Estate planning is a vital duty of being an adult. The first of the year is a good time to get this taken care of so you start the year off knowing that you've done what you could to protect your family if something happens to you. When you are doing this, make sure that you think carefully about what you are planning.

You need to set up a plan for what is going to happen to minor children if you have any. You can set up a guardianship and trusts to help care for them. You also need to ensure that you are getting things in order to pass out your assets to the people you want to have them.

Make plans for your end-of-life care while you can

It isn't easy to think about becoming incapacitated, but it is something that is very necessary. What if you are unconscious after a car wreck or suffer a debilitating condition that takes away your ability to make your wishes known? In both of these situations, you will be at the mercy of others to decide what is best for you. If this doesn't sound like an ideal situation to you, now is a good time to sit down and get your living will set.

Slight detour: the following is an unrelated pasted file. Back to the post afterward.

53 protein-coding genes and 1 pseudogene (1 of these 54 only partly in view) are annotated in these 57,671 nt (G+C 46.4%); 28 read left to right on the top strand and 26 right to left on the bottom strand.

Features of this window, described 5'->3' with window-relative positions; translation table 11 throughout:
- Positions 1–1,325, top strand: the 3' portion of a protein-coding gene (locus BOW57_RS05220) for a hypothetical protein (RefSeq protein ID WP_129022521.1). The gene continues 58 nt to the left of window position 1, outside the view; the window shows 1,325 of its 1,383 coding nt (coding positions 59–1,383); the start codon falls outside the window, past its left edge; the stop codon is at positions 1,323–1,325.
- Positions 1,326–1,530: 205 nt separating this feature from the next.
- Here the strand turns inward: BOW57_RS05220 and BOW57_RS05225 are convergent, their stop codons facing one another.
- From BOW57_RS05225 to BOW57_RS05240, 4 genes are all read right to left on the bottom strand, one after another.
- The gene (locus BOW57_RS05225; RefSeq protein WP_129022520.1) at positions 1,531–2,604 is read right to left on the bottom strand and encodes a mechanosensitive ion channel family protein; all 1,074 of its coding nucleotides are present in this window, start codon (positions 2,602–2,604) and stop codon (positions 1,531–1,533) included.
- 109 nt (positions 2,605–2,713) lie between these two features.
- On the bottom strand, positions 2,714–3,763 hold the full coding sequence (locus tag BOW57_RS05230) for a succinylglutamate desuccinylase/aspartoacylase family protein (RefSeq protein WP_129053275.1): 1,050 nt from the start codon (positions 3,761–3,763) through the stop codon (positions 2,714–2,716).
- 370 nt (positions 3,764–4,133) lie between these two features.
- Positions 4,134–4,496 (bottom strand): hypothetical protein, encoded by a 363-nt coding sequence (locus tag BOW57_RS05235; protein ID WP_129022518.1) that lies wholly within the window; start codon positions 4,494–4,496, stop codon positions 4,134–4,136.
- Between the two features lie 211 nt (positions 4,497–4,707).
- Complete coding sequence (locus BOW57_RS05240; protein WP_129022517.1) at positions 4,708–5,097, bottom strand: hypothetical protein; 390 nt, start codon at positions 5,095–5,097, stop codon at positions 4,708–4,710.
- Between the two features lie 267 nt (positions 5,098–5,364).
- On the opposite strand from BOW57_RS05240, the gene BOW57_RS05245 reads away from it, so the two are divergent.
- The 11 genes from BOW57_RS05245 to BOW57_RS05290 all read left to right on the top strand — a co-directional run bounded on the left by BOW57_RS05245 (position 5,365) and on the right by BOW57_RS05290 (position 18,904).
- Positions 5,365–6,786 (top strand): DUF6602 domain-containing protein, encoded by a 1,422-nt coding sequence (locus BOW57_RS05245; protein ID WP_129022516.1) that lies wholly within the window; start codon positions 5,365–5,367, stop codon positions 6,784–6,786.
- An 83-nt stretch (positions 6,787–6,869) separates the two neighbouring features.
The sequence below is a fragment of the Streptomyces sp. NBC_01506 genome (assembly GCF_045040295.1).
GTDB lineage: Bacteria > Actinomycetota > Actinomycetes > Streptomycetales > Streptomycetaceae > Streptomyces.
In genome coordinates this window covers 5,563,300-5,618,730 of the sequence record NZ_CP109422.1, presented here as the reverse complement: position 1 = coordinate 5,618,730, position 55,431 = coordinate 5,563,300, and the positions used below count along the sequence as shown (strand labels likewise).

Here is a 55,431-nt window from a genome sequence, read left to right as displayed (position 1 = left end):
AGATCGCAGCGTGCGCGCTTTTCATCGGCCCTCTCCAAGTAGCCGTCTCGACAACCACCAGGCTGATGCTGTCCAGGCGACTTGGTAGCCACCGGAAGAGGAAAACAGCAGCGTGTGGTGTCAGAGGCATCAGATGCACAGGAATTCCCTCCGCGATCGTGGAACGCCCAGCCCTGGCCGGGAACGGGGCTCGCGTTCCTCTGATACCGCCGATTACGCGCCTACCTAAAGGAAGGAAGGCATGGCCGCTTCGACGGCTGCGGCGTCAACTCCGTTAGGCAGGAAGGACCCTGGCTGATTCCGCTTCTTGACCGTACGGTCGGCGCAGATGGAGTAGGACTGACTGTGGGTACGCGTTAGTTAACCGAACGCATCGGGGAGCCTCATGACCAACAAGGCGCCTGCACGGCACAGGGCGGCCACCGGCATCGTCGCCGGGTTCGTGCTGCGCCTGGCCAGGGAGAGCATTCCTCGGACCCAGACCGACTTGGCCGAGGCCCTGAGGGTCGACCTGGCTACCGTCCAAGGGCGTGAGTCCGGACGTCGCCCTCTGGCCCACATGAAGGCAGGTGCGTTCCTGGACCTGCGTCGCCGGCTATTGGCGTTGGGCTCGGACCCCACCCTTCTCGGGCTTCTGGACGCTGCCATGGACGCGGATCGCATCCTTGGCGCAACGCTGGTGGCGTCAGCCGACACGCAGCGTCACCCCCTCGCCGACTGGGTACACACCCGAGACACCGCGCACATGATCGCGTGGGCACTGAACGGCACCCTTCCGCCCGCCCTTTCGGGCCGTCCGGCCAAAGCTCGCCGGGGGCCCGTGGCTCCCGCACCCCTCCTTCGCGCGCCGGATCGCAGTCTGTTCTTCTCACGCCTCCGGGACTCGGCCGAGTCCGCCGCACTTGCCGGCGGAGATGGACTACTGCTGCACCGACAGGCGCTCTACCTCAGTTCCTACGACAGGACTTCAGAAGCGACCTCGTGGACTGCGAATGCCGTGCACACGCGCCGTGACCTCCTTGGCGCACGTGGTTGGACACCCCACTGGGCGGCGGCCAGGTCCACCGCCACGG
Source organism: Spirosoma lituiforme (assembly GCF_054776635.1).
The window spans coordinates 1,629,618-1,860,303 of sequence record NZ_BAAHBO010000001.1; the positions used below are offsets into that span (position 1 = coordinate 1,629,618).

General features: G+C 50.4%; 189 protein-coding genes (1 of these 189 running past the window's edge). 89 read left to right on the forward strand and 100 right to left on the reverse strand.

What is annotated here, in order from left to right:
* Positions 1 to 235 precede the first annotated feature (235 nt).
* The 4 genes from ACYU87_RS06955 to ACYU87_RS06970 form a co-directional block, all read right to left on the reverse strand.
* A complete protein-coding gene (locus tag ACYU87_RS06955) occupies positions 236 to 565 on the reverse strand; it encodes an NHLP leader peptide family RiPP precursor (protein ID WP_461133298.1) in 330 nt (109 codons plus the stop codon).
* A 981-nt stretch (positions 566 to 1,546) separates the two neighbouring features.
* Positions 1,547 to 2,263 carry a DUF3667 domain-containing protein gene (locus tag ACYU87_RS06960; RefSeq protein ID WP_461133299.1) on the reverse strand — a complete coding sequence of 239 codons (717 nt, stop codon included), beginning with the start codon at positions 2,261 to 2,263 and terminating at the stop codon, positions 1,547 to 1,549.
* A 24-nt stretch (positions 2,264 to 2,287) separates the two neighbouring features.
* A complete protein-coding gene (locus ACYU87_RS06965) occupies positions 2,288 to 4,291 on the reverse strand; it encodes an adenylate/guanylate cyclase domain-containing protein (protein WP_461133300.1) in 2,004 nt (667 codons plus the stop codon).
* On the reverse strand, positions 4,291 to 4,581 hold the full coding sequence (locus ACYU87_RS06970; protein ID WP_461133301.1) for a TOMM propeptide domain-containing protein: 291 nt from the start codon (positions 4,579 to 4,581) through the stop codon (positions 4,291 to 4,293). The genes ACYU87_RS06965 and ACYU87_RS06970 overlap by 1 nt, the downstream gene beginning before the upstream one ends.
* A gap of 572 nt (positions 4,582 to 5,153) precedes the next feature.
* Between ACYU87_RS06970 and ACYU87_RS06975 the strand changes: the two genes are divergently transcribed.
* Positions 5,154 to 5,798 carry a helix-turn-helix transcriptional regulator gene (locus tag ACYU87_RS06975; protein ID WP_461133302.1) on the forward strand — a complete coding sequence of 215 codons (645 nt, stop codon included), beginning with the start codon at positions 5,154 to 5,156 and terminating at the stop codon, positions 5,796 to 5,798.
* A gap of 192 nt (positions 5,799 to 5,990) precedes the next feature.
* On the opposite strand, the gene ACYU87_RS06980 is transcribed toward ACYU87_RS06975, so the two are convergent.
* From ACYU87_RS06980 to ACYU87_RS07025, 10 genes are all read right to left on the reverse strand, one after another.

A living will provides instructions for medical professionals about your wishes regarding specific aspects of care. You can cover as many or as few topics as you want in the document. Some of the more common are regarding organ donation, life support and resuscitation. You can also include information about intravenous hydration and nutrition, pain relief and specific treatments and tests. For example, you might not believe in the use of blood products, which should be relayed in the living will.

Estate administrators have serious duties to handle

Being the administrator of an estate is a huge undertaking. You should ensure that you are fully prepared for this when a person asks if you can take on this responsibility. The duties have to be in accordance with the laws so that the estate can close out without delays or increased expenses. We know that you might need some assistance with this aspect of your position. We are here to provide assistance throughout the case.

One of the first things that you are going to have to do when the decedent passes away is to notify the heirs of the estate that you have taken on the duties of the administrator. This lets them know where to go if they need anything, but it also helps you ensure that you have contact information for anyone who has an interest in the estate.